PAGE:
Europe sharply divided over Vladimir Putin's re-election

Europe was sharply divided in its reactions to Vladimir Putin’s election for a fourth term with some politicians seeing it as necessary to reach out to repair a difficult relationship, with others arguing Russia under Putin had irreversibly turned away not just from western liberal values but international norms. For a third group – the new rightwing populists in Europe – Putin’s victory was a matter of straightforward rejoicing.

Outside Europe, in countries as far apart as China, Venezuela Iran and Japan, elected leaders did not hold back from sending formal congratulations, or sending promises to work alongside Moscow. But in much of Europe the reaction was less straightforward.

The conflict in mainstream European politicians was epitomised by a meeting on Monday between the Polish government – the arch Russian critics inside the EU – and Angela Merkel, the European leader who has expended most energy to try to form a working relationship with Putin.

The Polish deputy foreign minister, Konrad Szymański, called on Germany to cancel the construction of the Nord Stream 2 pipeline that is due to send Russian gas through the Baltic Sea, into Germany and Europe.

Merkel’s allies politely declined the request, pointing out the $11bn, (£7.8bn) 760 mile (1,225km) pipeline is a private sector enterprise, and no legal grounds exist to to stop the project. Her aides instead expressed the hope that Putin in his fourth and final term would seek cooperation on Ukraine, the single biggest reason for sanctions.

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Merkel is to congratulate Putin on his re-election as president, as tradition dictates, but will include cautionary advice about the “challenges” in German-Russian relations in her message, her spokesman said.

Opinion polls in Germany show strong support for a new dialogue with Russia, especially among supporters of the rightwing AfD.

The German foreign minister, Heiko Maas, questioned the validity of the election result, which he said was difficult to see as fair. He said he expected Russia to remain a difficult partner. He said he regretted that Crimea, which was annexed from Ukraine four years ago, was also included in the election, calling the situation “unacceptable”.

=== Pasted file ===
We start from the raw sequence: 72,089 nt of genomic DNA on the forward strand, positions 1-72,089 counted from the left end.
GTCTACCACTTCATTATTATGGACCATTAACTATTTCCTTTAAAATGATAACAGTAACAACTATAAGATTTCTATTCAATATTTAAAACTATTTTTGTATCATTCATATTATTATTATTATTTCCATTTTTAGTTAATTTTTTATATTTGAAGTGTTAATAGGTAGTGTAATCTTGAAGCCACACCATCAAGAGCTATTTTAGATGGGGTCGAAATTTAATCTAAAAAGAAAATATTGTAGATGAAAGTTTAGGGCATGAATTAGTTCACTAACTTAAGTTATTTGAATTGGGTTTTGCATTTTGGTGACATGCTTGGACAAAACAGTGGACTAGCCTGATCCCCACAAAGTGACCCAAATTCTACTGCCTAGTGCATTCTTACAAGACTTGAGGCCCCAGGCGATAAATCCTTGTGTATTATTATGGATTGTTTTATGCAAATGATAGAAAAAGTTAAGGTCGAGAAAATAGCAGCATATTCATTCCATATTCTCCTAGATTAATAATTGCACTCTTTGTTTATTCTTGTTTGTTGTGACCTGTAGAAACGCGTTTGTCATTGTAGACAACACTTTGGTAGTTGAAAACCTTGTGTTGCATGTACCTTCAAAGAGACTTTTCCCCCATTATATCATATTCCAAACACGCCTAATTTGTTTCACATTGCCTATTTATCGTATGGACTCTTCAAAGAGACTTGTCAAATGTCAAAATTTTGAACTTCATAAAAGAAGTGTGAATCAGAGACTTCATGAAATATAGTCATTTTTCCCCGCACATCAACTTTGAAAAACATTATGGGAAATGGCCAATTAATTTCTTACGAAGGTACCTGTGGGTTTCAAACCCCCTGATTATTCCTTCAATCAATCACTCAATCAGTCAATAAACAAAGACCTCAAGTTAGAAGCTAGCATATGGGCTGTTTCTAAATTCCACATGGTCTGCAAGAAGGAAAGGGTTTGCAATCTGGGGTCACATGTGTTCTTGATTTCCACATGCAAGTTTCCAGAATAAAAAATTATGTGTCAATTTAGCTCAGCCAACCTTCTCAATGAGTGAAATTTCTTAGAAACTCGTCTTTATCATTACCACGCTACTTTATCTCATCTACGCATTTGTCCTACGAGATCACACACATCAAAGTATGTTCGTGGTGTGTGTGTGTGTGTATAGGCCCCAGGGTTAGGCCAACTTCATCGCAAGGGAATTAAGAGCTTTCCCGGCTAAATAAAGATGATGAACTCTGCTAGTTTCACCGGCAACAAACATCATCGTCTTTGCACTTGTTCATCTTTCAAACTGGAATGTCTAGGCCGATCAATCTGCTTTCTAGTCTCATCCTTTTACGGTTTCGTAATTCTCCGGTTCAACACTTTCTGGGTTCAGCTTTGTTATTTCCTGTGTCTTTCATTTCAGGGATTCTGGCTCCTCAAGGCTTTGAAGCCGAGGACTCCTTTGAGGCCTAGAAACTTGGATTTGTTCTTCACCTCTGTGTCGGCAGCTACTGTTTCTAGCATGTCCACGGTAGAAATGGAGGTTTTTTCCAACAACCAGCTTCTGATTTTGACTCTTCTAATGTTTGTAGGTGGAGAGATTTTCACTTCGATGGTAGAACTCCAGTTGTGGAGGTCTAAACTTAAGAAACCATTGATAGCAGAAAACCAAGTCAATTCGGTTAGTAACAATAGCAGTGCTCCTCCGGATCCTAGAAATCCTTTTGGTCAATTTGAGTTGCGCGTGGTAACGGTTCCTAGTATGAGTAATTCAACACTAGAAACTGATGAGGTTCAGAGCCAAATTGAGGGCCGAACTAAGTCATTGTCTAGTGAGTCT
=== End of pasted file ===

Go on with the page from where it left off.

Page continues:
Interviewed in Bild, the German defence minister, Ursula Van der Leyen, played a balancing act, saying Putin was no longer a partner, but counselled against installing red lines.

The former SDP foreign minister Sigmar Gabriel thinks sanctions should be lifted and the EU should take up Putin’s offer to allow UN peacekeepers into Ukraine, even though the mandate and scope of is unclear. “We must adopt an attitude that we are never naive, but not too afraid to offer the partner again dialogue, arms control, disarmament readiness. The voice of Germany must always be the voice of reason.”

But the EU foreign affairs chief, Federica Mogherini, who visited Ukraine last week, insisted no relaxation of sanctions was possible.

In France, the attitudes are equally ambivalent. The French president, Emmanuel Macron, the man who frustrated Putin by turning the populist tide running against EU last year, after his election extended an open hand to Putin affording him a summit in Versailles.

But since then Macron’s frustration with Putin’s refusal to put pressure on the Syrian regime of Bashar al-Assad has led to a cooling of attitudes. Macron has made the use of chemical weapons by a nation state a red line in terms of upholding international law. But short of practical, or reliable US military support for action over the use of chemical weapoms, Macron has seen Assad kick over his red lines, largely with Russian protection at the UN. It has led to rare stinging criticism of Macron from his predecessor, François Hollande, for failing to enforce the threats.

Commerce also plays a role. Macron is due to take a large business delegation to St Petersburg in May, as well as hold meetings with Putin in Moscow. Across the intellectual right in France there is a strong current that argues Russia historically deserves greater respect, and if shown that respect, will respond.

But the biggest change in Europan politics has come from Italy, with the electoral success of the openly pro-Kremlin Northern League and 5 Star Movement. The League has formally joined a political alliance with Putin’s United Russia and its leader, Matteo Salvini, has been photographed in Red Square wearing a Putin T-shirt, M5S members have praised Moscow’s military intervention in Syria to prop up Assad and railed against Nato, blaming it for fomenting Ukraine’s Maidan protests that ousted Moscow ally Viktor Yanukovych. M5S has also called for lifting EU sanctions on Russia.

The greatest opposition to Putin, outside the EU, came from central European states on the front line with Russia. The Georgian president, Giorgi Margvelashvili, was the most optimistic about a watershed change of mood towards Russia. He said: “There is a ‘now moment’ in the United States; there is a ‘now moment’ in London; there is a ‘now moment’ in Brussels … a moment of comprehension of the [threats] to security for all nations that are challenged by Russia.”

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